4. Li, G.; Li, D.; Zhang, L.; Zhai, J.; Wang, E. Chem. Eur. J. 2009, 15, 9868-9873. [ Links ]

5. Zhang, Z.; Jia, J.; Lai, Y.; Ma, Y.; Weng, J.; Sun, L. Bioorg. Med. Chem. 2010, 18, 5528-5534. [ Links ]

6. Tsai, S.-W.; Liaw, J.-W.; Hsu, F.-Y.; Chen, Y.-Y.; Lyu, M.-J.; Yeh, M.-H. Sensors. 2008, 8, 6660-6673. [ Links ]

7. Devendiran, R. M.; Chinnaiyan, S.K.; Yadavb, N.K.; Moorthy, G.K.; Ramanathan, G.; Singaravelu, S.; Sivagnanam, U.T.; Perumal, P.T. RSC Adv. 2016, 6, 29757-29768. [ Links ]

8. Rogert, E.; Kalscheuer, S.; Kirtane, A.; Raja, B.; Grill, A. E.; Whittum-Hudson, J.; Panyam, J. Mol. Pharmaceutics. 2012, 9, 2103-2110. [ Links ]

9. He, Y. Q.; Liu, S. P.; Kong, L.; Liu, Z. F. Spectrochimica Acta Part A. 2005, 61, 2861-2866. [ Links ]

10. Nikoobakht, B.; El-sayed, M. A. Chem. Mater. 2003, 15, 1957-1962. [ Links ]

11. Jana, N. R.: Gearheart, L.; Murphy, C. J. J. Phys. Chem. B. 2001, 105, 4065-4067. [ Links ]

12. Huang, W.-C.; Chen, Y.-C. J. Nanoparticle Res. 2008, 10, 697-702. [ Links ]

13. Eustis, S.; Hsu, H.; El-sayed, M. A. J. Phys. Chem. B. 2005, 109, 4811-4815. [ Links ]

14. Jhaveri, M. S.; Wagner, C.; Trepel, J. B. Mol. Pharmacol. 2001, 60, 1288-1295. [ Links ]

15. Sega, E. I.; Low, P. S. Cancer Metastasis Rev. 2008, 27, 655-664. [ Links ]

16. Zhang, Z.; Jia, J.; Lai, Y.; Ma, Y.; Weng, J.; Sun, L. Bioorg. Med. Chem. 2010, 18, 5528-5534. [ Links ]

17. Tong, L.; Zhao, Y.; Huff, T. B; Hansen, M. N; Wei, A.; Cheng, J.-X. Adv. Mater. 2007, 19, 3136-3141. [ Links ]

18. Volsi, A. L.; Scialabba, C.; Vetri, V.; Cavallaro, G.; Licciardi, M.; Giammona, G. ACS Appl. Mater. Interfaces. 2017, 9, 14453-14469. [ Links ]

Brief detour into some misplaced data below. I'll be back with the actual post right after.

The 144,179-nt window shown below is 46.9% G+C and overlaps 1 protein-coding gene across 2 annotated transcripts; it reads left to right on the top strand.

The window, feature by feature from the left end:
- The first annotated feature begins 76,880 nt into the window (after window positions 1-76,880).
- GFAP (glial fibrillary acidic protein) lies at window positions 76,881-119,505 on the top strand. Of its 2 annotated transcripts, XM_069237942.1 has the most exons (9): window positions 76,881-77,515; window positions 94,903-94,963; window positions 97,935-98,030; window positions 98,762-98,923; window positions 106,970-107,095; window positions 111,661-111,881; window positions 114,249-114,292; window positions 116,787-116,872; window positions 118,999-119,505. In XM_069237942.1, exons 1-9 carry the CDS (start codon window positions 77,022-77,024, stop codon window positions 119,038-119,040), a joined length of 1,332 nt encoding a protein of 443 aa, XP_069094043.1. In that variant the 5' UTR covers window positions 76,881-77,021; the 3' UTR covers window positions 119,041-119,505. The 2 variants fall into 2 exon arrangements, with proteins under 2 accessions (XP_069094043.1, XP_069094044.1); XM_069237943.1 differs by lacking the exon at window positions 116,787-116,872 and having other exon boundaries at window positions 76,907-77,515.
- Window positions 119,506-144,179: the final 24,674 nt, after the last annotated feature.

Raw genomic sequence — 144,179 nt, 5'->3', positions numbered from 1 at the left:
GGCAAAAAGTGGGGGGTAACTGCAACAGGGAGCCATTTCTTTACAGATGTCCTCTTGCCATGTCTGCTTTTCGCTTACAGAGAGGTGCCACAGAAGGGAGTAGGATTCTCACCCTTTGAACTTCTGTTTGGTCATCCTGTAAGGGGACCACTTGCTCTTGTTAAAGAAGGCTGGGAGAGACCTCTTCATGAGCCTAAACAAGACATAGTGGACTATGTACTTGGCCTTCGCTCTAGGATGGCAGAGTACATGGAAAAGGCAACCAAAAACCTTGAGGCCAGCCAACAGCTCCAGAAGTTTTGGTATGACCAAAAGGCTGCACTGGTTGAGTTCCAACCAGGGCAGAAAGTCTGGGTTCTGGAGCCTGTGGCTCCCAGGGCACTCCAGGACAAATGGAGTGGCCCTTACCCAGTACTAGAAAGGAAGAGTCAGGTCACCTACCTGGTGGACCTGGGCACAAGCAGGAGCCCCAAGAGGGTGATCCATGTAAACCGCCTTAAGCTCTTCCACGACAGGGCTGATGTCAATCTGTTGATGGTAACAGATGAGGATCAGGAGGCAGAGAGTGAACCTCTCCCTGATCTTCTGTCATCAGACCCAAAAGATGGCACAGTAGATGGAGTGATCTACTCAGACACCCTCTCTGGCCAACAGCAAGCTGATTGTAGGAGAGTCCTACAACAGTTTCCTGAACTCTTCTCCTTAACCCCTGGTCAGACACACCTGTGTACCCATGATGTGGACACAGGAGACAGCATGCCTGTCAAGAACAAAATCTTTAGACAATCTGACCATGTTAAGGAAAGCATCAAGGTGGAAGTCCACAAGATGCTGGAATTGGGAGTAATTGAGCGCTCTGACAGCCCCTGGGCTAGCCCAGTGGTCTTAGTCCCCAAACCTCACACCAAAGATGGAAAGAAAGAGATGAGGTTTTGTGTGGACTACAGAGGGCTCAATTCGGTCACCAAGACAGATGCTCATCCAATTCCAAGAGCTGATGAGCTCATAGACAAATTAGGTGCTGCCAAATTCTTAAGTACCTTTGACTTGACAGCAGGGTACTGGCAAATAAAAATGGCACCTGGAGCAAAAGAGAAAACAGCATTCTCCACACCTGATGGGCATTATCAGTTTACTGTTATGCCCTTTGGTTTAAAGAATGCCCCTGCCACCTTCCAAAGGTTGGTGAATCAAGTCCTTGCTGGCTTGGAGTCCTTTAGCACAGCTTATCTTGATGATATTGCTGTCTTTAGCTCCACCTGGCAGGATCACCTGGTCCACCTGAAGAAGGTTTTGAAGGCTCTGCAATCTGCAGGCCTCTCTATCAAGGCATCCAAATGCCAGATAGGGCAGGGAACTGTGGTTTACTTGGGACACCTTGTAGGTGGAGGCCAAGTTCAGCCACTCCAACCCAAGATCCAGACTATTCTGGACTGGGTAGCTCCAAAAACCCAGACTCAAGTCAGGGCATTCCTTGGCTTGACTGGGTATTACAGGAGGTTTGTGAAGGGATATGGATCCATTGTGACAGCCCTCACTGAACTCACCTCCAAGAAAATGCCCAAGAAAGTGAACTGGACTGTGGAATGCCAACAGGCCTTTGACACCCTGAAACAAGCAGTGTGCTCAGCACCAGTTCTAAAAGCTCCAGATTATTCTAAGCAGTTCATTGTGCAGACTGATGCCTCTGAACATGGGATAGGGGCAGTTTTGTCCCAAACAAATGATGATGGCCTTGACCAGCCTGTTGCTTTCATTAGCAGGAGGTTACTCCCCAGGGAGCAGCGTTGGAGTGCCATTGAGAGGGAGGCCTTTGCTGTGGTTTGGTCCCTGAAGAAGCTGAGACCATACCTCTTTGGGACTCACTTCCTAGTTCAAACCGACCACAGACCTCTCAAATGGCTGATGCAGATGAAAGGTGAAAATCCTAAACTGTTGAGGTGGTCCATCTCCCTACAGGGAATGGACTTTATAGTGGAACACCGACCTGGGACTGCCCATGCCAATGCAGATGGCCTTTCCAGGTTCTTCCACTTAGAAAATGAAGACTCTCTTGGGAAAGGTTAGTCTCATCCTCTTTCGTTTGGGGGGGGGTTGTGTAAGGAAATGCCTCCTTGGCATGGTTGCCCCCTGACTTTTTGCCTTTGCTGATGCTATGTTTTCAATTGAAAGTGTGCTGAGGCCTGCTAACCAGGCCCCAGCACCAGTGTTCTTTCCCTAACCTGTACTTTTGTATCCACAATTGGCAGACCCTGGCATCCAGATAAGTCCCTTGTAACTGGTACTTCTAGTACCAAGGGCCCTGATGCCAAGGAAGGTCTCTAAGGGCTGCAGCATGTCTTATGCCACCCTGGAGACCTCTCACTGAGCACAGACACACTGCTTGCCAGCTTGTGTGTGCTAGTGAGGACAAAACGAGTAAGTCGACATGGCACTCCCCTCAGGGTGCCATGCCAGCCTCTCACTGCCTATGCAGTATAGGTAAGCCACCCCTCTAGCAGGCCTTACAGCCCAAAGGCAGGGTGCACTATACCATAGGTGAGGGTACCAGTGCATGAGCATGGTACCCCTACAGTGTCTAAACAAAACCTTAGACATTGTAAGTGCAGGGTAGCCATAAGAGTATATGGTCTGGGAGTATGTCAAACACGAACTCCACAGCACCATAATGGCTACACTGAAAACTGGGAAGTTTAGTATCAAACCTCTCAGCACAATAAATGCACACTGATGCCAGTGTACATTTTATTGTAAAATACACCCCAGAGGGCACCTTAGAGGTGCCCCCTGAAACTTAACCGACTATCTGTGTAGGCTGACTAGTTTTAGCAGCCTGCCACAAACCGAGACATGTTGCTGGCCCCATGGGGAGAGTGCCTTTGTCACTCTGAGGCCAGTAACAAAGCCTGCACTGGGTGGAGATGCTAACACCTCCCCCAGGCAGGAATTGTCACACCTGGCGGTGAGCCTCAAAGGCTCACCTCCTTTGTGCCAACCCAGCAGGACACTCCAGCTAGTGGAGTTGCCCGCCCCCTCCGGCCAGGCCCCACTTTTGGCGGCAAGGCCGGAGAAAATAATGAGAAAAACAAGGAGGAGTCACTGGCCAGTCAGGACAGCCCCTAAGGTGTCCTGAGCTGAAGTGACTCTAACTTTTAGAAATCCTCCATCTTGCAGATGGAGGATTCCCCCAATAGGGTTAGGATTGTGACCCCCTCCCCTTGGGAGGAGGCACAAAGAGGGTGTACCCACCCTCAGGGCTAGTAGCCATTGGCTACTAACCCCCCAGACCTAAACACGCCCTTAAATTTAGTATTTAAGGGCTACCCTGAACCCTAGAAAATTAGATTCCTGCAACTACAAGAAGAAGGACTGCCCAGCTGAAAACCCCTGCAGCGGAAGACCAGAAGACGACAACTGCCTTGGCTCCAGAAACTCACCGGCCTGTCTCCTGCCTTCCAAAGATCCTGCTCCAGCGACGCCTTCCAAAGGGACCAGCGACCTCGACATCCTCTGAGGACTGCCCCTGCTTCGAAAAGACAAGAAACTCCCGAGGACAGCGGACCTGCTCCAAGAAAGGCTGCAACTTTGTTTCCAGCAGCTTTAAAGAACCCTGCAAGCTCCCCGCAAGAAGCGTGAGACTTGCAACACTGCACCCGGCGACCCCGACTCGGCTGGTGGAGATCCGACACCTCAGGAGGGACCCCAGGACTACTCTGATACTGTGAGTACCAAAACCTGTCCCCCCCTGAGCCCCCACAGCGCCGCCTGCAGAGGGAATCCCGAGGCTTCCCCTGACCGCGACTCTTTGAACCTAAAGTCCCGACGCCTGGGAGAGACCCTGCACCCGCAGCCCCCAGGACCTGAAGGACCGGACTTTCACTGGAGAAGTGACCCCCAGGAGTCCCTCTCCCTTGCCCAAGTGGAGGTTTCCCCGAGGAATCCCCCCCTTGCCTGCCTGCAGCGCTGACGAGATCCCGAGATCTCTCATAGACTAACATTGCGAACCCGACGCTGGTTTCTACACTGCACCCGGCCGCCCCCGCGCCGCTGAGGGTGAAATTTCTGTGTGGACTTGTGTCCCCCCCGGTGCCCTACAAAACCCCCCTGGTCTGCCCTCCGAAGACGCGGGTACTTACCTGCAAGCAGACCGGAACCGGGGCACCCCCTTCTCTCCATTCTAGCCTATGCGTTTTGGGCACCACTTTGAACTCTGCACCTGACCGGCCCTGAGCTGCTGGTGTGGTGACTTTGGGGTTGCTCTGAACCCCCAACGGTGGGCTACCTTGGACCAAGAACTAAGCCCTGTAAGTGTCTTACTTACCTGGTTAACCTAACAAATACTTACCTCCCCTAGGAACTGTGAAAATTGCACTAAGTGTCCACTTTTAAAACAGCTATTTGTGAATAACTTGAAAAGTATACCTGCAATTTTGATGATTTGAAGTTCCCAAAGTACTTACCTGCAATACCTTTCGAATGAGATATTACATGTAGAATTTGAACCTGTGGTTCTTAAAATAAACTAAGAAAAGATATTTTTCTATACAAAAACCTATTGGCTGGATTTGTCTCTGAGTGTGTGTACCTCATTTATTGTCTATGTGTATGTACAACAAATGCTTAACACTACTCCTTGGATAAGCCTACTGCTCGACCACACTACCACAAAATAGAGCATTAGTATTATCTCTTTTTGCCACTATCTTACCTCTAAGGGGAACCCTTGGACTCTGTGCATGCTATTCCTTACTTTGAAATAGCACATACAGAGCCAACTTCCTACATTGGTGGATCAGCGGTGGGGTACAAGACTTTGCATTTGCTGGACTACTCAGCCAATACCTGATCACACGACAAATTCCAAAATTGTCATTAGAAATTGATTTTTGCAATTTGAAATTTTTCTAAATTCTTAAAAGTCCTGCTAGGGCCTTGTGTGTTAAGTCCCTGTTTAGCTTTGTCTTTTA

19. Mansoori, G. A.; Brandenburg, K. S.; Shakeri-Zadeh, A. Cancers. 2010, 2, 1911-1928. [ Links ]

20. Xiao, Z.; Ji, C.; Shi, J.; Pridgen, E. M.; Frieder, J, Wu, J.; Farokhzad, O. C. Angew. Chem. 2012, 124, 12023-12027. [ Links ]

21. Castillo, J.; Bertel, L.; Páez-Mozo, E.; Martínez, F. Nanomater. nanotechnol. 2013, 3, 1-6. [ Links ]

22. Mosmann, T. J. Immunol. Methods. 1983, 65, 55-63. [ Links ]

23. Sapsford, K. E.; Algar, W. R.; Berti, L.; Gemmill, K. B.; Casey, B. J.; Oh, E.; Stewart, M. H.; Medintz, I. L. Chem. Rev. 2013, 113, 1904-2074. [ Links ]

24. Hu, J.; Wang, Z.; Li, J. Sensors. 2007, 7, 3299-3311. [ Links ]

25. Castillo, J. J.; Rindzevicius, T.; Rozo, C. E.; Boisen, A. Nanomater. Nanotechnol. 2015, 5, 1-7. [ Links ]

26. Chen, C.; Ke, J.; Zhou, X. E.; Yi, W.; Brunzelle, J. S.; Li, J.; Yong, E.-L.; Xu, H. E.; Melcher, K. Nature. 2013, 500, 486-489. [ Links ]

27. Horimoto, N. N.; Imura, K.; Okamoto, H. Chem. Phys. Lett. 2008, 467, 105-109. [ Links ]

28. Chhabra, R.; Sharma, J.; Wang, H.; Zou, S.; Lin, S.; Yan, H.; Lindsay, S.; Liu, Y. Nanotechnology. 2009, 20, 1-10. [ Links ]

29. Chithrani, B. D.; Chan, W. C. W. Nano Lett. 2007, 7, 1542-1550. [ Links ]

Recebido: 16 de Novembro de 2017; Aceito: 12 de Fevereiro de 2018

*Corresponding autor: Linda Bertel Garay,, Tel: (+57)3015173122 Fernando Martínez Ortega,, Tel: (+57)3164680145 Stelia Carolina Méndez Sánchez,, Tel:(+57) 3176468029

Creative Commons License This is an open-access article distributed under the terms of the Creative Commons Attribution License